As of October 31, a total of 73 start-ups have secured at least $1 million each in funding and $699 million in total, according to data provided by Maxime Bayenof GreenTecCapital, a research firm that tracks Venture Capital deals across Africa.
Start-ups in Kenya, Nigeria, South Africa, and Egypt take the shine claiming about 73 per cent of deals that are worth over $1 million, and also, accounting for about 71 per cent of the funding from those deals.
This shows the domineering power of these countries as they continue to dominate Africa’s start-up scene—though not to the extent they did last year. In 2018, Kenya, Nigeria, and South Africa alone claimed 78 per cent of venture capital funding on the continent.
The year 2019 has also seen innovation hubs—incubators, co-working spaces, and other institutions that support entrepreneurs—multiply and mature. The Global System for Mobile Communications Association (GSMA) counts 643 African tech hubs, up more than 40 per cent from last year.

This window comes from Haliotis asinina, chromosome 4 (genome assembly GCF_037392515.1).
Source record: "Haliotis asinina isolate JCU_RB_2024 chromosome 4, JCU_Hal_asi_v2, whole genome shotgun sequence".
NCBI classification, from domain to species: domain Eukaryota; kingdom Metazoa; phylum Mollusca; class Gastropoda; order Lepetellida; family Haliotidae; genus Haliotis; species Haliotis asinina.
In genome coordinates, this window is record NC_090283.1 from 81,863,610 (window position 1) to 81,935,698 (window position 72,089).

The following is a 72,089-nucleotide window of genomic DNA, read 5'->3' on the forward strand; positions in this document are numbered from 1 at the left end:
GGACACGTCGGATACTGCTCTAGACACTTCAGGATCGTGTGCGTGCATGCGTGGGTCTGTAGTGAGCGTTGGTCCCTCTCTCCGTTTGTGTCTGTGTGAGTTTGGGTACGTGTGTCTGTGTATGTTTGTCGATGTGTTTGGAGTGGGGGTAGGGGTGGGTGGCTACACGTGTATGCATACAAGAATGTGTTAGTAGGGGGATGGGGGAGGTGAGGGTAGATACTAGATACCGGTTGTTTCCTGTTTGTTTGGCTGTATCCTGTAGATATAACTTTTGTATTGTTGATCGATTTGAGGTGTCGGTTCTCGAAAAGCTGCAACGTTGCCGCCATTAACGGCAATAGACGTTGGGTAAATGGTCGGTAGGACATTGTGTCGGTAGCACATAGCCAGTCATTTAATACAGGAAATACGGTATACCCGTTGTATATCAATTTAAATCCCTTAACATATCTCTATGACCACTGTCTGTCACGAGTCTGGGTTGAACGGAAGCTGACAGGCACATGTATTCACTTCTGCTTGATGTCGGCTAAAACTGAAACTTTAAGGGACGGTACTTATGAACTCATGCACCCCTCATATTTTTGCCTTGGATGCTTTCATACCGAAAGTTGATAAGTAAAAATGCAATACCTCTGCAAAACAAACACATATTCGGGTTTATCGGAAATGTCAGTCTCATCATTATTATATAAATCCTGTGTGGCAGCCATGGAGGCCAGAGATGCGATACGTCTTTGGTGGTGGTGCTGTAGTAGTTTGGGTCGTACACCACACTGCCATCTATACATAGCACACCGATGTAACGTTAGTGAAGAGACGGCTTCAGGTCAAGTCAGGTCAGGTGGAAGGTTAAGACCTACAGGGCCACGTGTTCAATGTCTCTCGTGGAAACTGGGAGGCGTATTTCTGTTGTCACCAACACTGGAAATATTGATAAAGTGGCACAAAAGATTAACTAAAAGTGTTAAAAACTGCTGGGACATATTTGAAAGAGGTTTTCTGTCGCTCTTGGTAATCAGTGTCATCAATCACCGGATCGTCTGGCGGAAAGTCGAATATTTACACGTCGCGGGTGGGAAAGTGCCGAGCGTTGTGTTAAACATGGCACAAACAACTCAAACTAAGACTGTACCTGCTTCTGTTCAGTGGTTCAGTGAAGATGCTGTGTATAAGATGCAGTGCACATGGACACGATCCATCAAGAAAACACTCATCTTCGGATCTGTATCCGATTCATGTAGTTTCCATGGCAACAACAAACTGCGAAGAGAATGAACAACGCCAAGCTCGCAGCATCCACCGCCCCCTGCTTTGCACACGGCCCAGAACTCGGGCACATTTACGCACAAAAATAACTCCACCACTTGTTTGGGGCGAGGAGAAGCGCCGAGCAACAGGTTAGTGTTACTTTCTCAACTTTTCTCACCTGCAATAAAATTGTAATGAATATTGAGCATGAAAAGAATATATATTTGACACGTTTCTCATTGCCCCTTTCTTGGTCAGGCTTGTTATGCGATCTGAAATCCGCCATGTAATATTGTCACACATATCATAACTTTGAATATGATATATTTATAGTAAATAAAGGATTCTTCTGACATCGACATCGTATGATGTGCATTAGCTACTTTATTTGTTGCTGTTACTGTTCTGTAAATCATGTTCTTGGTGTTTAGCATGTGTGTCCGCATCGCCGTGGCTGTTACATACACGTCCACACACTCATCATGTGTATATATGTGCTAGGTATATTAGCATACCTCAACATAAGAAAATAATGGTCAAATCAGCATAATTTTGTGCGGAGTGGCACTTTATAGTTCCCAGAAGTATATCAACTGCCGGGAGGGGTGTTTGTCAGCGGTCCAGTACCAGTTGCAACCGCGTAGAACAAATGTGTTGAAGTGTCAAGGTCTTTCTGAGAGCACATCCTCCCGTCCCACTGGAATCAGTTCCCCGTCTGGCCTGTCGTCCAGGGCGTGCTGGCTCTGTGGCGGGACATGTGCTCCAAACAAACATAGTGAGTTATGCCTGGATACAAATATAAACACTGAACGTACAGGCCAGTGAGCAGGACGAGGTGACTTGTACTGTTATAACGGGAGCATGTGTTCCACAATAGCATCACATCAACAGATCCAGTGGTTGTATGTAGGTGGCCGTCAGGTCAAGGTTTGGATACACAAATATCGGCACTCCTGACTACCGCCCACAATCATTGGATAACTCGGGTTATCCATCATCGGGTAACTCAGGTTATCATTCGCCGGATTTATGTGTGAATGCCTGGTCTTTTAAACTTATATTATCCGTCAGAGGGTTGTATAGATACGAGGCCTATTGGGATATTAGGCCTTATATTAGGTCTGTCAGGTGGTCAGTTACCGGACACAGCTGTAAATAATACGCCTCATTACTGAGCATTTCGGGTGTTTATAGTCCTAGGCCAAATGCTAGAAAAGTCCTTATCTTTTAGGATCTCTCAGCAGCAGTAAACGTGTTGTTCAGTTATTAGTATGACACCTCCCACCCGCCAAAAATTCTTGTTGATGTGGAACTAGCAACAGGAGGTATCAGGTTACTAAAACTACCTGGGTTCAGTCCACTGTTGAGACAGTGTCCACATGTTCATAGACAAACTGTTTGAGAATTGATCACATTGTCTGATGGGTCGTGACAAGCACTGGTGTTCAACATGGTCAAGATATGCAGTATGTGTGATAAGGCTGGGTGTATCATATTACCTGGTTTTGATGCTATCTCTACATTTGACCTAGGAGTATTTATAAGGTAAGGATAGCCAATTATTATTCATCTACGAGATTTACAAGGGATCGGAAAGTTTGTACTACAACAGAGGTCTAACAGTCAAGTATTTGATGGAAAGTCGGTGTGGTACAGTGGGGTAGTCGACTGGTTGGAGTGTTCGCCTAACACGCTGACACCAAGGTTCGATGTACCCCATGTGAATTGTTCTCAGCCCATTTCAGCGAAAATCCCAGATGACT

Besides overseas venture capital and private equity, foreign corporations and governments also invest in African start-ups. Goldman Sachs has led fundraising for two African start-ups this year: a $30 million round for Kenya’s Twiga Foods and a $10 million round for Nigeria’s Kobo360. France has pledged to invest $2.8 billion in African entrepreneurs by 2022.
The Dakar Angels Network, Lagos Angels Network, Benin Business Angels Network, and Africa Business Angels Network were all founded in the last decade.
Fintech’s success in raising capital reflects these platforms’ importance. While fintech continues to lead in deals in 2019, there are signs that funders are seeking more diverse investments. Just 28 per cent of funding from deals over $1 million went to fintech, and the year’s only $100 million deal went to education software start-up Andela.